In his monthly newsletter, Arnold Schwarzenegger shares tips and insights on weight training based on his decades of experience as a seven-time Mr. Olympia champion. His advice can range from how he achieves mind muscle connection to how he has adapted his workouts to avoid injury as he has gotten older.
Most recently, Schwarzenegger responded to a fan’s question about his bench press technique, specifically relating to his grip: when he performs this move, his thumb is not wrapped around the bar. This is called the suicide grip, something which Men’s Health generally does not advise—and the more you hear Arnold talk about it, you can understand why.
“I could give you a whole page of reasons why I did it, but this newsletter is all about being honest,” he wrote. “The reality is, there was no reason, and I mainly did it on the incline bench just because it felt good.”
The purpose of the suicide grip is simple: You’re taking a joint out of the equation. When you wrap your thumb around the bar, by default, the bar winds up sitting a bit higher in your palm. That means you have to find a good wrist position, and, in many cases, that’s moving the bar further away from your forearm bone. It’s one more thing you have to control when you’re bench pressing. The suicide grip gets around that: Because you’re not wrapping your thumb around the bar, it’s easier to get the bar right above your forearm bones (ulna and radius), and that makes it easier to keep your forearm perpendicular to the ground, the ideal angle needed to generate force on the bench press.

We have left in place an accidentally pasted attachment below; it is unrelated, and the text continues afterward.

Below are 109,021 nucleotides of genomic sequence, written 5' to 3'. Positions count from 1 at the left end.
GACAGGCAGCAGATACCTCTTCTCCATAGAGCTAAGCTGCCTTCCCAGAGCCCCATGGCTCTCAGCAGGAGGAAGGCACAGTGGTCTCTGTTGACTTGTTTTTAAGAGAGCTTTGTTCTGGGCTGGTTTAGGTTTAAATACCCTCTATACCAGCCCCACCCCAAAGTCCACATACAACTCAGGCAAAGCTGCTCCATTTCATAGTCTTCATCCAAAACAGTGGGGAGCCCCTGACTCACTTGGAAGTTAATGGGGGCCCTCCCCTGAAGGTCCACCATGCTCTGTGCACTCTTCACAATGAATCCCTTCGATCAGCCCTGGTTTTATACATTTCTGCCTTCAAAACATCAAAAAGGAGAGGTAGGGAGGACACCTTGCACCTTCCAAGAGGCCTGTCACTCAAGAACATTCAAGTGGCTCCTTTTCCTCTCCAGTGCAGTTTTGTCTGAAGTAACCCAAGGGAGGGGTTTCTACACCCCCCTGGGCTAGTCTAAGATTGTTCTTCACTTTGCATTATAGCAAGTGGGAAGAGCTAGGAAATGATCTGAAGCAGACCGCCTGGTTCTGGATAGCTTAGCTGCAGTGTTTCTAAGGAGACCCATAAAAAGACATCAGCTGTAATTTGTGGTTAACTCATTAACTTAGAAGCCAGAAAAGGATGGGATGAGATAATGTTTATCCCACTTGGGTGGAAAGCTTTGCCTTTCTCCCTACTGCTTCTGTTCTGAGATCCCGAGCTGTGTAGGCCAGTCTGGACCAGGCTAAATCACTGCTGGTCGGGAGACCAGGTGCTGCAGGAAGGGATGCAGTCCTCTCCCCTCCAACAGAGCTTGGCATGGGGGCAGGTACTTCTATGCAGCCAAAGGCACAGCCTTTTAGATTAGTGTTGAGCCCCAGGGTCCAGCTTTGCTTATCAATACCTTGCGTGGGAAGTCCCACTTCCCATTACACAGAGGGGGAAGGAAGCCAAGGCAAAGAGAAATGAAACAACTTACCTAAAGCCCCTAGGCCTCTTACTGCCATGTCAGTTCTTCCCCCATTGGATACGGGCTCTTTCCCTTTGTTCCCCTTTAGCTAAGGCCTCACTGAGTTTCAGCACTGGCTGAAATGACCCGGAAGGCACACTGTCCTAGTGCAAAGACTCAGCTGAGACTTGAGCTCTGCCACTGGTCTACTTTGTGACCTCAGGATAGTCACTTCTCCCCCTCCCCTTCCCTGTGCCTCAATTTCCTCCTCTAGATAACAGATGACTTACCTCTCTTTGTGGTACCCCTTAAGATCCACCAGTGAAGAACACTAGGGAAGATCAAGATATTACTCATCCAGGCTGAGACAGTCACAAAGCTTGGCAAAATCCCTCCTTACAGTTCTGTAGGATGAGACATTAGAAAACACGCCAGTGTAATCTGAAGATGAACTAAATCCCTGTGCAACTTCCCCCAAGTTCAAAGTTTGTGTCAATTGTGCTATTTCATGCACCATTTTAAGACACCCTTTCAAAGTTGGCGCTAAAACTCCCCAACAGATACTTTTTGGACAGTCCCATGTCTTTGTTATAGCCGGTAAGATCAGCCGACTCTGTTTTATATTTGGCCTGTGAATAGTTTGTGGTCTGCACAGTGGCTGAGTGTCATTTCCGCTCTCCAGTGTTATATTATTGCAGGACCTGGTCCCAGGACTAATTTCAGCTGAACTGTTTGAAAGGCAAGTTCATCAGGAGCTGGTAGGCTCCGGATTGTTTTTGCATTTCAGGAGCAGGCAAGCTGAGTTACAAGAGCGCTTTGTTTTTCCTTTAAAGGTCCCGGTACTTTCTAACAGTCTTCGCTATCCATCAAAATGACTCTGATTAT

The problem is, this creates a lot of risk. Because your thumb isn’t wrapped around the bar, you have that much less control over the bar, opening the door for it to slip from your grip and crash down onto your body. That’s why we at Men’s Health do NOT advise using the suicide grip, especially if you’re new to the bench press. It’s safest to learn how to grip the bar tightly, protecting yourself against injuries and other issues.
Additionally, wrapping your thumb around a bar (or even dumbbells and kettlebells) offers other strengths beyond safety. Fully gripping the bar helps mitigate the risks of the bench press, and it also allows you to capitalize on the principle of irradiation: By creating maximum tension through your forearm muscles by gripping the bar, you’re more easily able to activate stabilizing muscles throughout your shoulders, forearms, and midback.
Arnold himself acknowledges the risk of injury that comes with this technique in his newsletter. “It is called the suicide grip for a reason,” he said. “Only do this if you have a spotter with you, and make sure you have a real spotter, not someone looking at their Instagram while you unrack the weight.”
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